There is no escaping the talk of the New Economy. The business press in last few years has been writing with increased frequency on its merits, which, simply put, places great weight on the idea that companies need to recruit and retain workers who are highly educated, well-versed in computer skills and practically minded.
Knowledge workers, the name given to these talented and sought-after employees, are supposed to carry companies safely into the 21st century. Accordingly, industries such as telecommunications, software development and computer technology have recognized education as a necessary investment, and have spent billions of dollars on retraining over the years.
Compared with these high-tech industries, the $50-billion Canadian pulp and paper industry's response to worker training has been more cautious, if not lukewarm. During the last recession of the early 1990s, paper companies -- with a few notable exceptions -- seem to have abandoned (re)training of a workforce, whose average age is over 40.
"My worry is that our industry has been diminishing the culture of education and knowledge," says Richard Kerekes, director of the pulp and paper centre at the University of British Columbia in Vancouver. "Education and training is not a high priority right now," a point he emphasized in his acceptance speech for the 1999 John S. Bates Memorial Gold Medal.
The reasons are clear. In many cases, pulp and paper companies are struggling to earn a profit, and whatever dollars they do have is mainly earmarked for capital equipment and new technologies. This is often accompanied by start-up training. But mills find it problematic to justify dollars for continued training. "It is very difficult to quantify the effectiveness of training and education," the UBC professor explains. "For example, how do you document a missed opportunity?"
The situation differs somewhat in Quebec, if only because the provincial government enacted legislation in 1996 that requires employers to invest 1% of their payroll on training and development, or face an equivalent tax bill. Although many criticize government intervention in company practices, the law's intent is good, says Carmie Lato, course coordinator with Pulp and Paper Technical Association of Canada (PAPTAC) in Montreal. "It makes training a priority."
Which is not the case at most mills outside Quebec. "When times are tough, the first thing that mills cut are training dollars," Lato points out. Although she concedes that many mills are still going through a tough time, she points out that restructuring should not only focus on equipment, but take into account training and education. "There is a necessity to keep workers trained, especially with all the technological changes happening today."
The New Economy
thirsts for knowledge
Industry Canada, a federal government body, endorses this sentiment, if only in principle. "To take full advantage of state-of-the-art technologies, forest-product firms need to complement their investment in equipment with investment in human capital," it says on its website. "The rapid pace of technological change and automation within the forest products industry has led to continuous increases in the skill requirements for workers in the industry."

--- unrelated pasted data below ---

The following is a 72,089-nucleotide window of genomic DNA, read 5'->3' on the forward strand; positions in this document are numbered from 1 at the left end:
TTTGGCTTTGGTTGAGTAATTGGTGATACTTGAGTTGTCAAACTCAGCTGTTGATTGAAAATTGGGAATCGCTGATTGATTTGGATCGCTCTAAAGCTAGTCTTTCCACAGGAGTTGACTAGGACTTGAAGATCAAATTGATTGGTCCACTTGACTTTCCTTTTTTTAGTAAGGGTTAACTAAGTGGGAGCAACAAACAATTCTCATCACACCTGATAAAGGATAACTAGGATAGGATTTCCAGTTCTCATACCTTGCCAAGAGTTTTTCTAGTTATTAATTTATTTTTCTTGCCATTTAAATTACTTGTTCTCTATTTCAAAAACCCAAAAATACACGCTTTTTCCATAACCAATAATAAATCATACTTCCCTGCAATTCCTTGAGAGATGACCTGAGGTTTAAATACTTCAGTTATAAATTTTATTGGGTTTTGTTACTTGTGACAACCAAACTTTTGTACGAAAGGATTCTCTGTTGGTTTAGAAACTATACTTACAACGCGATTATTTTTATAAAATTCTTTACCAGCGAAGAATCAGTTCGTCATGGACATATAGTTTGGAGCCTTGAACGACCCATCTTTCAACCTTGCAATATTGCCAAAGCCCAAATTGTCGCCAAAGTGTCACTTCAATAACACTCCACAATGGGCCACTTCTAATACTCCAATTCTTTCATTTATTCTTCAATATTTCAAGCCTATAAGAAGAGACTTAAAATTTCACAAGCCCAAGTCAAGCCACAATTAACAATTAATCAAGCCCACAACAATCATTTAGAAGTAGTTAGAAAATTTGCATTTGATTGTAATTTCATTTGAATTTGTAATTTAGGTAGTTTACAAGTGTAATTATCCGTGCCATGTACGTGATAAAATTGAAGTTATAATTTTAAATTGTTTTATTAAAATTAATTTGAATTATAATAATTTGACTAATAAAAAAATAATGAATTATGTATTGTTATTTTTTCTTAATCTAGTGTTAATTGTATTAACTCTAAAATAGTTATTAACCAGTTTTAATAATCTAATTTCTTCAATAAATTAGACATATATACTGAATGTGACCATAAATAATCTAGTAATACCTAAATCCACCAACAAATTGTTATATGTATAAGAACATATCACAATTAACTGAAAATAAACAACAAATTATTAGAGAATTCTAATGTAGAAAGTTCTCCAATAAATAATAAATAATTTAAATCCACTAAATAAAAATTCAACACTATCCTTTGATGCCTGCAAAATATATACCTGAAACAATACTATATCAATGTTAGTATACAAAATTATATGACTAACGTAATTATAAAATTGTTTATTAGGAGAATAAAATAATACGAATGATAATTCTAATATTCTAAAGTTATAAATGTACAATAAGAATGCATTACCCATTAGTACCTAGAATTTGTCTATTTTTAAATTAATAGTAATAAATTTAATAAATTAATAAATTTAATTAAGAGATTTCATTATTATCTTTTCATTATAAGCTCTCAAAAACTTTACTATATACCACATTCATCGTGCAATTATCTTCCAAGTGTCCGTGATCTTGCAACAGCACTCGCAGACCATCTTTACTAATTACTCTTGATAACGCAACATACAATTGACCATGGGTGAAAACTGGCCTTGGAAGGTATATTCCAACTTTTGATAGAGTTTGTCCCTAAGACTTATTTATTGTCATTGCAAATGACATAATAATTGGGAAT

Canadian companies, in general, lag behind such other G7 industrialized nations as Germany and France in workforce training. As Lato points out, "I'm not sure if we take training as seriously as the Europeans do. These countries have set up schools of training."
The industry last explored such an idea about a decade ago. In the late 1980s, the Canadian Pulp and Paper Association's (CPPA) human resource policy committee investigated opening a nationwide training or education institute like Sweden's Markaryd school, an industry-controlled centralized campus. Although such an institution had merit, the Canadian reality -- provincial jurisdiction of education, two languages, and the remote locations of most mills -- made the idea impractical.
So what are mills doing today? "Mills decide their training needs on an individual basis," says Franois Blain, director of media relations for the CPPA in Montreal.
While there may not be a national training institute, individual employers or mills are responding to the demands of the New Economy. Some notable examples:
Alliance Forest Products Ltd. in Montreal spends about 5% of its payroll on training and education, well above the minimum 1% prescribed by Quebec government's training law. "When we have a major project -- such as Dolbeau and Donnacona -- the figures for training rise to almost 10%," explains Georges Cabana, Alliance's vice-president (human resources and public affairs). "The money is well spent," he adds.
E.B. Eddy Forest Products Ltd. in Espanola, ON, is sending 30 employees to Sault College of Applied Arts and Technology in Sault Ste. Marie, ON, for a one-year certificate program in pulp and papermaking operations. It will take the employees two years to complete, as they are attending classes part-time.
Colleges: hothouses of knowledge
There are a number of community colleges that have programs in pulp and paper technology, from British Columbia Institute of Technology in Burnaby, BC, to Sault College in Sault Ste. Marie, ON, to CEGEP de Trois Rivires in Trois Rivires, QC -- many of them offering three-year co-op programs, where students alternate study with work terms.
Community colleges, long considered the poorer cousins of universities, have taken on a revitalized role in Canada and are working with industry to prepare students for the job market of the New Economy. Colleges have been able to transform themselves into highly focused educational institutions that deliver what many students today want: well-paying jobs. Placement rates are well above 90% (see sidebar on college grads).